A storm attached to sin

By Dave Henning / August 10, 2023

“Every act of disobedience has a storm attached to it.  This is one of the great themes of the Old Testament wisdom literature. . . .  The Bible does not say that every difficulty is the result of sin — but it does teach that every sin will bring you into difficulty.”- Timothy Keller

“[Jonah] went down to Joppa and, finding a ship bound for Tarshish, he paid the fare and went down into it, to go with them to Tarshish, away from the face of the LORD.  But the LORD hurled a great wind upon the sea, and there was such a mighty tempest that the ship expected to break up.”- Jonah 1:3b-4

“Sin . . . sets up strains in the structure of life which can only end in breakdown.”- Derek Kidner, Old Testament scholar

In Chapter 2 (“The World’s Storms”) of The Prodigal Prophet, Timothy Keller observes that Jonah runs.  But God won’t let him go.  Consequently, as Pastor Keller translates, God ‘hurled a great wind upon the sea.’  Like throwing a weapon such as a spear.

Furthermore, the same word (gedola – great) used to describe the wind is used to describe Nineveh.   Hence, since Jonah refused to go into the great city of Nineveh, God sent him into a great storm.  Therefore, Pastor Keller explains:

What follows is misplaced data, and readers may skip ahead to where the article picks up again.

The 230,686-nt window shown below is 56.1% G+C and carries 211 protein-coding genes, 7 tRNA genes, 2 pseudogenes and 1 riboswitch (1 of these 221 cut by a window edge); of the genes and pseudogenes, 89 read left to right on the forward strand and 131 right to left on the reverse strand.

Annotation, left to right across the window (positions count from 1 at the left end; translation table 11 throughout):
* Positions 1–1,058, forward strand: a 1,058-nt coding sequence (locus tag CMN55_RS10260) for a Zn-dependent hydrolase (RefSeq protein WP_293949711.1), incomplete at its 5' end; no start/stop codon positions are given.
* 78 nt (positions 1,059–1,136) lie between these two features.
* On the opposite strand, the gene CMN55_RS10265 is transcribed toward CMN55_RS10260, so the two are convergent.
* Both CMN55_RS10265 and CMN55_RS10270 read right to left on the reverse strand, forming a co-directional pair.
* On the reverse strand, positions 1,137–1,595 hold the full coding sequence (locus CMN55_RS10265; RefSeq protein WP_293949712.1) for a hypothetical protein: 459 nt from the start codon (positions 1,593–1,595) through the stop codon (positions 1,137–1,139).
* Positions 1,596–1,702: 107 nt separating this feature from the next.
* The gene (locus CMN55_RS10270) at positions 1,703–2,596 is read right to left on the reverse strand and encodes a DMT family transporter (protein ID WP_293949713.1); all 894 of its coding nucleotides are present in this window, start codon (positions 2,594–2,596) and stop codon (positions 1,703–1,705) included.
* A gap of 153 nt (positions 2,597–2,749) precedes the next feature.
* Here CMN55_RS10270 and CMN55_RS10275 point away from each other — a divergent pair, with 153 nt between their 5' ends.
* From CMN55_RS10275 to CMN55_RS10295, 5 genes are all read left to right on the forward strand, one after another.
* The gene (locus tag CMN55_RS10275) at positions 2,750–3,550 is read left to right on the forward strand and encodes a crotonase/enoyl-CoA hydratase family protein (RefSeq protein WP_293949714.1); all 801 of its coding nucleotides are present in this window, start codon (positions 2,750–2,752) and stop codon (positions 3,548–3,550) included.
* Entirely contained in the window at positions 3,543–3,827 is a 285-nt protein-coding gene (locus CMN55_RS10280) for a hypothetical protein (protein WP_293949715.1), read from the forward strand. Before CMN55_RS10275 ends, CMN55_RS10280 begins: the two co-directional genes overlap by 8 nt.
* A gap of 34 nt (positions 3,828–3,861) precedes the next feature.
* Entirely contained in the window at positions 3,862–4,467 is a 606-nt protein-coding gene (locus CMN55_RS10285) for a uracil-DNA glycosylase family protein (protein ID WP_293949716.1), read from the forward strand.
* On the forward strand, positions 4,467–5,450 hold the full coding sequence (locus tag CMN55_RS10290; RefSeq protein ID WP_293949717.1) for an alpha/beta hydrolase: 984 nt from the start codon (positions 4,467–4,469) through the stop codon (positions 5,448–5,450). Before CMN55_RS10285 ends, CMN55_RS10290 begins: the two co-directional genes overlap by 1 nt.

“If we violate the design and purpose of things — if we sin against our bodies, our relationships, or society — they strike back.  There are consequences.  If we violate the laws of God, we are violating our own design, since God built us to know, serve, and love him.  The Bible speaks sometimes about God punishing sin . . . but some other times of the sin punishing us. . . .  Both are true at once.  All sin has a storm attached to it.

In conclusion, Pastor Keller stresses, God created us to live for Him — more than to live for anything else.  Thus, it’s futile to build our lives on anything but God.  Because in our futility we act against the laws of the universe.

Today’s question: Do you agree that all sin has a storm attached to it?  Please share.

Coming Monday: the August Short Meditation, “A more profound Alleluia!”

Tomorrow’s blog: “Mercy deep inside our storms”

About the author

Dave Henning

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